This week on inBubbleWrap: Better By Mistake ( ) I should really have asked our boss, Jack, t

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This week on inBubbleWrap: Better By Mistake

I should really have asked our boss, Jack, to write this inBubbleWrap post because we have had a number of conversations lately about making mistakes. Not the "left the door of the refrigerator open overnight" kind of mistake, nor the "forgot to add a zero to that revenue column and just about gave everyone a heart-attack" kind of mistake, but the "you're free to try something new, and it if doesn't work, then we move forward from there" kind of mistake. We internally think of our failure to get a new venture to fly as a mistake, or as mistake-riddled. But here is a quote from Jack in a recent email to me: "Failing can be cool."

Alina Tugend agrees. Her new book, Better by Mistake: The Unexpected Benefits of Being Wrong, explores "the inherent tension between what we're told--we must make mistakes in order to learn, how all great leaders and inventors have embraced them--and the reality that we often get punished for making mistakes and therefore try to avoid them--or cover them up...." Our mistakes at work certainly don't get ignored, but Jack's ideology has influenced how comfortable we are at taking calculated risks because it avoids punishment and encourages learning.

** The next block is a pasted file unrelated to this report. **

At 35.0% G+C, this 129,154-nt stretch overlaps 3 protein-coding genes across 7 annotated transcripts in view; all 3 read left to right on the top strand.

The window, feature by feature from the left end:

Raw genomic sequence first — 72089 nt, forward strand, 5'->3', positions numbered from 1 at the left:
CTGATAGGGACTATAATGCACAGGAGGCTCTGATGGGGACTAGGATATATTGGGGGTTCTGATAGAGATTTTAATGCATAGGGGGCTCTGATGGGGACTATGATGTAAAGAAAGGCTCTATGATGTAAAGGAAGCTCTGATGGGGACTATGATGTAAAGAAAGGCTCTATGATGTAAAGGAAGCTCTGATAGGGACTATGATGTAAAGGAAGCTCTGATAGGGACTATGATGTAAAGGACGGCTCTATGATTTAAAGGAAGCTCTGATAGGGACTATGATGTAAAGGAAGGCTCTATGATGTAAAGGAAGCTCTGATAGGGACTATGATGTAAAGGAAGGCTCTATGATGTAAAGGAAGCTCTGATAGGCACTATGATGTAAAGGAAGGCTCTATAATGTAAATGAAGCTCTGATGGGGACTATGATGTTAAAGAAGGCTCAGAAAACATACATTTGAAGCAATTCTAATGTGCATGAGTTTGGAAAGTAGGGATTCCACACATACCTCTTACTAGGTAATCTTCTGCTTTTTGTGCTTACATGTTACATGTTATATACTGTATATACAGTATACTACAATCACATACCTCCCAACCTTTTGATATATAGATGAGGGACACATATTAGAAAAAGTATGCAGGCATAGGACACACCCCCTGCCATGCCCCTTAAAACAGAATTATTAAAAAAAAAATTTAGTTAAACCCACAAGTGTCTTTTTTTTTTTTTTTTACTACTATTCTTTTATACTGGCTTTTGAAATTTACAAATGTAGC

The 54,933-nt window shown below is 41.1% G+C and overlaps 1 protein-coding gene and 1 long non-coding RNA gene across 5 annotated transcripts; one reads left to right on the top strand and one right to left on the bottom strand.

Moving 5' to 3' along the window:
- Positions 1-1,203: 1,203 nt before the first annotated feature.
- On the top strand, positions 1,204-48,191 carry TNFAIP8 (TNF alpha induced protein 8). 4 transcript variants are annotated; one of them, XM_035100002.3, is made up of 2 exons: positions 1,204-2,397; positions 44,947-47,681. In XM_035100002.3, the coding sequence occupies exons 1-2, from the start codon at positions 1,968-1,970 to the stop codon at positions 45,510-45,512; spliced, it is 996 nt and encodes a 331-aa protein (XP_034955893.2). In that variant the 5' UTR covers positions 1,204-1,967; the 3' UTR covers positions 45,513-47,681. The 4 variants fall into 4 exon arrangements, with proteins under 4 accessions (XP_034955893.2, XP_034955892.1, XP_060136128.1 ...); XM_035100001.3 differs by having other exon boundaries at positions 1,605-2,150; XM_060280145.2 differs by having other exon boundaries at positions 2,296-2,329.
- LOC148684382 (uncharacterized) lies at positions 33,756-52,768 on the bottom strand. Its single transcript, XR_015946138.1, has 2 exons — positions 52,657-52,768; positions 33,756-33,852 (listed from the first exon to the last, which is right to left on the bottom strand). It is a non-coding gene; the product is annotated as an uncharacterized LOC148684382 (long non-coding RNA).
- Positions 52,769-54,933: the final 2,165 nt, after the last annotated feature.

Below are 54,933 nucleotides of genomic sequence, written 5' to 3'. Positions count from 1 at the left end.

This is the great lesson about this book, which looks at mistakes in business culture, education, medicine, between genders, and between our own ears, without ever indulging in 'I'm Okay; You're Okay' advice: Have high expectations, but be gentle with yourself when you don't meet them in order to stay open to the lesson your mistakes can teach you. "We should strive to do our best, but if the prize is ever elusive perfection, then the fear of failure will too often overshadow the willingness to experiment, take risks, and challenge ourselves." Personally, for most of my life, mistakes were anathema to me. Team sports intimidated me because making an error that could cost my teammates was horrifying. Sending a short story in to a literary magazine just to have it rejected seemed a masochistic endeavor. Becoming a parent has taught me a lot about letting go of perfection, adjusting expectation. And reading a book like Better by Mistake, chockful of evidence and anecdote, is a terrific reminder that perfection is over-rated, criticism is a tool, hindsight is only useful if you leave judgment out of it, and, to be human is to be a work in progress.

Read more about [Better By Mistake]( and sign up to win a copy of Better By Mistake this week on inBubbleWrap! This is one of those books that even if you don't win a copy, be sure to put a copy in your cart.

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